With the Union Budget 2016-17 set to be unveiled in little over two weeks from now, business organisations across the Industry are expecting big from the budget day. They seem inclined to believe that a progressive NDA Government under the leadership of Prime Minister Narendra Modi will introduce more Industry-friendly measures than ever, especially with a focus on the startups.
The IT/ITeS sector is all the more excited in view of the series of programmes, including Digital India, Make in India, Startup India and last but not the least the Smart Cities Mission, which hold huge potential for growth of the software development companies and those into electronics manufacturing.
Making its pre-Budget recommendations for the startups and e-commerce ecosystem, the apex IT industry body Nasscom has said exempting startups from direct and indirect taxes, including MAT, will help reduce compliance burden and cash outflows for the new businesses.
It also strongly recommended companies that be allowed to carry forward losses even if there is change in ownership structure. “Policy regulations like ease of compliance, reliance on self-certification instead of audits, tax exemptions for startups will allow entrepreneurs to devote their time, energy and resources to build upon their innovative ideas,” said Nasscom President R Chandrashekhar.
With the number of tech startups in India growing at over 40 per cent the last year, these startups can potentially develop innovative solutions to address the development needs of the country, he added.
The industry body also felt that there is a need to rationalise tax rates for investors, as investments in early-stage startups are a high-risk proposition.
Capital gains tax be harmonised for resident investors with non-resident investors and tax rates for angel investors, Nasscom said. “Proprietary domestic capital should be allowed to set up an LLP as an investment vehicle and capital gains tax on income from sale of equity of a startup be exempted if the proceeds are reinvested in securities of new startups,” it added.
Referring to e-commerce, Nasscom pointed that it has emerged as a powerful instrument encouraging people to transact online, offering traceability and transparency.
“However, there are disturbing trends whereby states are considering taxing e-commerce transactions thus introducing barriers to technology adoption. Therefore, Nasscom has proposed a high-level committee to evaluate of emerging trends and technologies, which should be institutionalized to provide inputs and triggers for policy roadmaps,” it added.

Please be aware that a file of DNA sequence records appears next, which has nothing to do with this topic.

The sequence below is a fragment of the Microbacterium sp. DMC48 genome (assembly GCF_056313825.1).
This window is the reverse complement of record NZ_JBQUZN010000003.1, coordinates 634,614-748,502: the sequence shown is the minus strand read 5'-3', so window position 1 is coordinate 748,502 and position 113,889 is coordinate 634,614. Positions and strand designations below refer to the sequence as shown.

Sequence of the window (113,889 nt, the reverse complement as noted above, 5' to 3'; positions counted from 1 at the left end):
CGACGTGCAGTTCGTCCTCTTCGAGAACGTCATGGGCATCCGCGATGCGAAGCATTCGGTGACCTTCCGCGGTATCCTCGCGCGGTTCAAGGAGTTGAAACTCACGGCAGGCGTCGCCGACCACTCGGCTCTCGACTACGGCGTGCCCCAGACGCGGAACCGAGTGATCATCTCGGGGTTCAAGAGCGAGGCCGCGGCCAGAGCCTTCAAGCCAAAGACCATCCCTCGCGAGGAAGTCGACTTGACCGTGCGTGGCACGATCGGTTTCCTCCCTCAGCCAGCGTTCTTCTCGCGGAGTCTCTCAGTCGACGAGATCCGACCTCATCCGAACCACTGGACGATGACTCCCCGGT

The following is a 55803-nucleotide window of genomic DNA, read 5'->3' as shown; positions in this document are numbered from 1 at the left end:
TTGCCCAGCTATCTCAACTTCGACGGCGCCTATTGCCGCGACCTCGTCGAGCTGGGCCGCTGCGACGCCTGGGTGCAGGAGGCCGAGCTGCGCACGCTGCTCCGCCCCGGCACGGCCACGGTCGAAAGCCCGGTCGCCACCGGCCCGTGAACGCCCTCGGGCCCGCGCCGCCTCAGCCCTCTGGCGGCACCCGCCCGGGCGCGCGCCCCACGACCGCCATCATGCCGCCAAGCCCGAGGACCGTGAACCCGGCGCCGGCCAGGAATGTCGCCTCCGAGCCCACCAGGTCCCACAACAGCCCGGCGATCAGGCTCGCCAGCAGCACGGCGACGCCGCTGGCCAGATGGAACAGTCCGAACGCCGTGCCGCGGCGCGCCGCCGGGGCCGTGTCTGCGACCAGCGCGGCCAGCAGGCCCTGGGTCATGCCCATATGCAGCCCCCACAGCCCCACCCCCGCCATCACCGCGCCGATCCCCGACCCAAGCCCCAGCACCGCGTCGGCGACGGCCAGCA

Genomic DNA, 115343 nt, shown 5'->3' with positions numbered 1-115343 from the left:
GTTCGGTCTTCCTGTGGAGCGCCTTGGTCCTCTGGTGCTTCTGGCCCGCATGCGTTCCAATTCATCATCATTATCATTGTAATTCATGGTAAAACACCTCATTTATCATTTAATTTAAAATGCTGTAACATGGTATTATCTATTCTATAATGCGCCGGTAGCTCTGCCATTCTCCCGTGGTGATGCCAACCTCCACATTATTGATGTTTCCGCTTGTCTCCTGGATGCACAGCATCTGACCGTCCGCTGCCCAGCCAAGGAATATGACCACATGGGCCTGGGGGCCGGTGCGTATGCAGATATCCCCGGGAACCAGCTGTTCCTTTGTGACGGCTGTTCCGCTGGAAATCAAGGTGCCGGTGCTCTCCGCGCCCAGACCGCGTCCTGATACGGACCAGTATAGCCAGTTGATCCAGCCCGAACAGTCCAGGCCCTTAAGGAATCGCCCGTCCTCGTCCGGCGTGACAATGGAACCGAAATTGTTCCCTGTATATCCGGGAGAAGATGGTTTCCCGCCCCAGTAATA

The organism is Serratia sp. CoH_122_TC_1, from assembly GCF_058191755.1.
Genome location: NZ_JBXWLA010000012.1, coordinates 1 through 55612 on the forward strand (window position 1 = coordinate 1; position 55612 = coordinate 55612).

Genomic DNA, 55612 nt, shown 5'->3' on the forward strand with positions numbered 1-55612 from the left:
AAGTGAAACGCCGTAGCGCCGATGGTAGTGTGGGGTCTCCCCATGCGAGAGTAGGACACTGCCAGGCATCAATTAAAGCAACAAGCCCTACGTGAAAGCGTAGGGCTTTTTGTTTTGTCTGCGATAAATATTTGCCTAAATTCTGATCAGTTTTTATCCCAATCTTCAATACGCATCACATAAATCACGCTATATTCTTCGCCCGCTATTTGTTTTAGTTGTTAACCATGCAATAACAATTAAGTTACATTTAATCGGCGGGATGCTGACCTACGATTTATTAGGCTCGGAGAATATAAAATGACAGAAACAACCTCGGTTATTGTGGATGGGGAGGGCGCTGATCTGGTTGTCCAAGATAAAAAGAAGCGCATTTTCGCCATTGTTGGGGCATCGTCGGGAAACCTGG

Diwakar Nigam – MD, Newgen Software
Our exports are becoming more and more difficult owing to budget cuts, visa restrictions etc., all around the world. In order to make software companies stronger, there is a need for extending Special Economic Zone (SEZ) schemes and removing Minimum Alternative Tax (MAT). This will not only help Indian software companies, but also incentivise foreign companies to set up software development facilities in Indian SEZs and provide further employment opportunities.
Sujayath Ali, CEO & Founder, Voonik.com
Currently, there is a lot of confusion in terms of what constitutes B2C ecommerce vs. marketplace and where FDI is allowed. We expect clarity on FDI policy and definition of what forms a marketplace.
Abhishek Pandit, Director – Business Services, AISECT
Service Tax should be waved off from the Business Correspondents’ commission as the BC channel is trying to establish itself as a strong channel for financial inclusion, whether urban or rural. Once we see some acceptance of financial services in the target areas, then gradually a service tax policy can be introduced. However, at this stage in the financial inclusion scheme, this tax should be waved off immediately. To ensure that the Business Correspondent channel is financially viable, additional B2C services like provident fund, insurance, etc. should be provided through banking kiosks.
Varun Dua, CEO & Co-Founder, Coverfox.com
The key expectations from Budget 2016 are deregulation and allowing FDI in fin-tech. Most fin-tech businesses like payment banks/insurance companies have heavy dependence on domestic capital, which is mostly risk-averse and therefore scarce. The Budget should also consider relaxation in structures, which make private secondary transactions more liquid from a tax or complication perspective.